Ex-IndyCar and Formula 2 racer Jordan King has joined the Mahindra Formula E team as its simulator and development driver ahead the 2020-21 world championship season.
King will share the simulator duties with World's Fastest Gamer champion Rudy van Buren, who will remain in the role for a second consecutive season.
The Brit is already known to Mahindra, having tested the outfit's first-generation FE car during the 2016-17 season.
He then drove for the Dragon Racing outfit during a private test in 2019, after which King said FE was one of "his options" for the following year, but he ultimately did not feature.
He has been out of action since a busy 2019 season in which he contested the Indianapolis 500 and select rounds of the World Endurance Championship on top of his primary campaign in FIA Formula 2 with MP Motorsport.
"I am delighted to welcome Jordan to our tribe of Passioneers, and I thoroughly look forward to seeing him work alongside Rudy as they contribute to our team this season," team principal Dilbagh Gill said.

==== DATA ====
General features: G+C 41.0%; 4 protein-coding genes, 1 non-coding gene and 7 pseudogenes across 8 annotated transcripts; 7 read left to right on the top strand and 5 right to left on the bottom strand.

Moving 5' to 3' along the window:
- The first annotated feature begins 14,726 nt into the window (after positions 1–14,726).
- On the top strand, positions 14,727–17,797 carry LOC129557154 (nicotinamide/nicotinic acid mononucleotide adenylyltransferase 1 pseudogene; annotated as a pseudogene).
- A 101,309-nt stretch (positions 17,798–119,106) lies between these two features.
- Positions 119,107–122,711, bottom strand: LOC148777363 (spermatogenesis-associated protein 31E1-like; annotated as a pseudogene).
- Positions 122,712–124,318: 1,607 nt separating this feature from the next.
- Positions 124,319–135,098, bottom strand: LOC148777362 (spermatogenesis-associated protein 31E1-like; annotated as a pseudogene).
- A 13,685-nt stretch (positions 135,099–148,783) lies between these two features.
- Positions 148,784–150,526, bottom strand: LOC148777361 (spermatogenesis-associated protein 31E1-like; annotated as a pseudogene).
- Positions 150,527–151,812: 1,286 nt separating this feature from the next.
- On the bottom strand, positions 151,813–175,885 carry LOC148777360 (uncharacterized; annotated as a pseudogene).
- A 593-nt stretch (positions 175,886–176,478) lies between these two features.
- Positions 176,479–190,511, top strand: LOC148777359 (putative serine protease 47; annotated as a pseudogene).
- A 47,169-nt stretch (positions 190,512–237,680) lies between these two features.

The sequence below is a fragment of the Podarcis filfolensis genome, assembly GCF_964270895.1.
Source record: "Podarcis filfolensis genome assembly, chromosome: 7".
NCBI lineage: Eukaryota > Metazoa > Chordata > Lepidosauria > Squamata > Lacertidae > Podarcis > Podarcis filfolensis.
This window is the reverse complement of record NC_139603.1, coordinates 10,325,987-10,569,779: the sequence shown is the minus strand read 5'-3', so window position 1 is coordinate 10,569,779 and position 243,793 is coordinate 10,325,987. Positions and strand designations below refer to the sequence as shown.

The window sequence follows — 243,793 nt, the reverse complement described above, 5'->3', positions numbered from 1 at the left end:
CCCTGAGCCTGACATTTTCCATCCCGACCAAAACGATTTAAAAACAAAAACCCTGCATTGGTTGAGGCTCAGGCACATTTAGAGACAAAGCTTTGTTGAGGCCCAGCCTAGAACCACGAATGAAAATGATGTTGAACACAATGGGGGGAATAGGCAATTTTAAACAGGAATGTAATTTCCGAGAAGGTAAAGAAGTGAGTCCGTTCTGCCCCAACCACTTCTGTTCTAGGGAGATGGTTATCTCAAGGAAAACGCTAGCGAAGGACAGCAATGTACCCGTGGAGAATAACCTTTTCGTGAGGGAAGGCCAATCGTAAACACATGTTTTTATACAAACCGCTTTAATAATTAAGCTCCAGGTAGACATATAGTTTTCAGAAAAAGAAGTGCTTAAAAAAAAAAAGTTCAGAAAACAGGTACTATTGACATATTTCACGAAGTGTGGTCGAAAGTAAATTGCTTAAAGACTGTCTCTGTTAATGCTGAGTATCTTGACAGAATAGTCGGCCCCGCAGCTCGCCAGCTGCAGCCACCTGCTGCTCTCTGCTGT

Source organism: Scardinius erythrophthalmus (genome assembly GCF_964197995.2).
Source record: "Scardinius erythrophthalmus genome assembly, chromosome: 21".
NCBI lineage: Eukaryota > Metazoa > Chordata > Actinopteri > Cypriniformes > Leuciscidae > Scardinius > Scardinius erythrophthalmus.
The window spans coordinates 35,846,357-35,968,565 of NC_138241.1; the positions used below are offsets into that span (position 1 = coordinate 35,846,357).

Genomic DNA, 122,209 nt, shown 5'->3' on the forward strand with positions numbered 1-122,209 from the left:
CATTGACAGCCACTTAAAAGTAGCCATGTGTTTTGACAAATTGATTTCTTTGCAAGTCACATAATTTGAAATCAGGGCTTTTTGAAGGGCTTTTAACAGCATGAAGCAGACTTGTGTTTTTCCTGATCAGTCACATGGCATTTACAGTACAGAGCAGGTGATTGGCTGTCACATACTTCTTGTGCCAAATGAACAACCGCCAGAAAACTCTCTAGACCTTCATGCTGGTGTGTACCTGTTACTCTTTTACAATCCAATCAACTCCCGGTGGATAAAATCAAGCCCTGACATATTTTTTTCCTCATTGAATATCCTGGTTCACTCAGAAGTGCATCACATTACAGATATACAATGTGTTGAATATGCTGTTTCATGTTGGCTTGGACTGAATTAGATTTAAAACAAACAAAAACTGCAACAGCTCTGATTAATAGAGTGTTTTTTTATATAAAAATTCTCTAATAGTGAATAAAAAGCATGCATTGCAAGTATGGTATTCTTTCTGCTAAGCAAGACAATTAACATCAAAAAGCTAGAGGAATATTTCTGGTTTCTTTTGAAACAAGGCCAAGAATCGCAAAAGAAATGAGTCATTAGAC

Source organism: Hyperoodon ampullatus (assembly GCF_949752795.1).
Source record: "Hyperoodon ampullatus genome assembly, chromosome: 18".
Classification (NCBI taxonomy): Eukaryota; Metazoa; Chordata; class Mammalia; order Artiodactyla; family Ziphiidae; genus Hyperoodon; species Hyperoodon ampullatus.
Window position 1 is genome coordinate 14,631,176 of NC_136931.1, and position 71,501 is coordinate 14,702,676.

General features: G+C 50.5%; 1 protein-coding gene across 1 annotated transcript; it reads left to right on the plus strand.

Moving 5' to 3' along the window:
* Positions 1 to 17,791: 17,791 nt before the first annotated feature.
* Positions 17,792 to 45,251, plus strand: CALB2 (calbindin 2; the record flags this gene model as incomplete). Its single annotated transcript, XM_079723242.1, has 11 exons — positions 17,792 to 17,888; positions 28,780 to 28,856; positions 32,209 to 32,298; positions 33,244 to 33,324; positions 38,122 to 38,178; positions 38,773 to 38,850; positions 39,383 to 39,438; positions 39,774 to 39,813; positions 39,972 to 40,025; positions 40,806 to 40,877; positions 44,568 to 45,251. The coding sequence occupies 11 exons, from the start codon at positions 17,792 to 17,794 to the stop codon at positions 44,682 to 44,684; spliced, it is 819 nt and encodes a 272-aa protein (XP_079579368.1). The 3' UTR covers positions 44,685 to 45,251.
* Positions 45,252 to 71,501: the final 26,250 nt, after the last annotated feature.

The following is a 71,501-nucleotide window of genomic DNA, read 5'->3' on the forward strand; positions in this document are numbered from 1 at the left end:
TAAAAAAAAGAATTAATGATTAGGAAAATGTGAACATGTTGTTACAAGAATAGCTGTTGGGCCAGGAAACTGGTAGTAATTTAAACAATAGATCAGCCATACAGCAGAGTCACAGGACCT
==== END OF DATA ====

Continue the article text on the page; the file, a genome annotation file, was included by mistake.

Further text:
King, the 2013 British Formula 3 champion, has experience in a wide variety of categories and even took part in FP1 for the US Grand Prix in 2016 driving for the Manor Formula 1 team.
Apart from his Indy 500 appearance with Rahal Letterman Lanigan Racing in 2016, King also drove at the Le Mans 24 Hours with Jackie Chan DC Racing, having won the Sebring round with the same team earlier in the year.
Mahindra, the first FE team to commit to the forthcoming Gen3 regulations, will field a refreshed driver pairing for the inbound 2020-21 FE season, with Alexander Sims moving to the team after two years at BMW Andretti - scoring one win.
Sims will partner Alex Lynn - the pacesetter for the second day of pre-season testing initially joined Mahindra for the six-race Berlin season finale in 2020 - having replaced Pascal Wehrlein following the German's mid-term axing after he signed a deal to move to Porsche.
Mahindra has homologated a new powertrain for the start of the seventh FE campaign, with initial gearbox unreliability contributing to a first season without a podium finish since the inaugural FE term in 2014-15.
The Indian manufacturer finished ninth from 12 teams in the standings, losing three places from a race-winning 2018-19 campaign.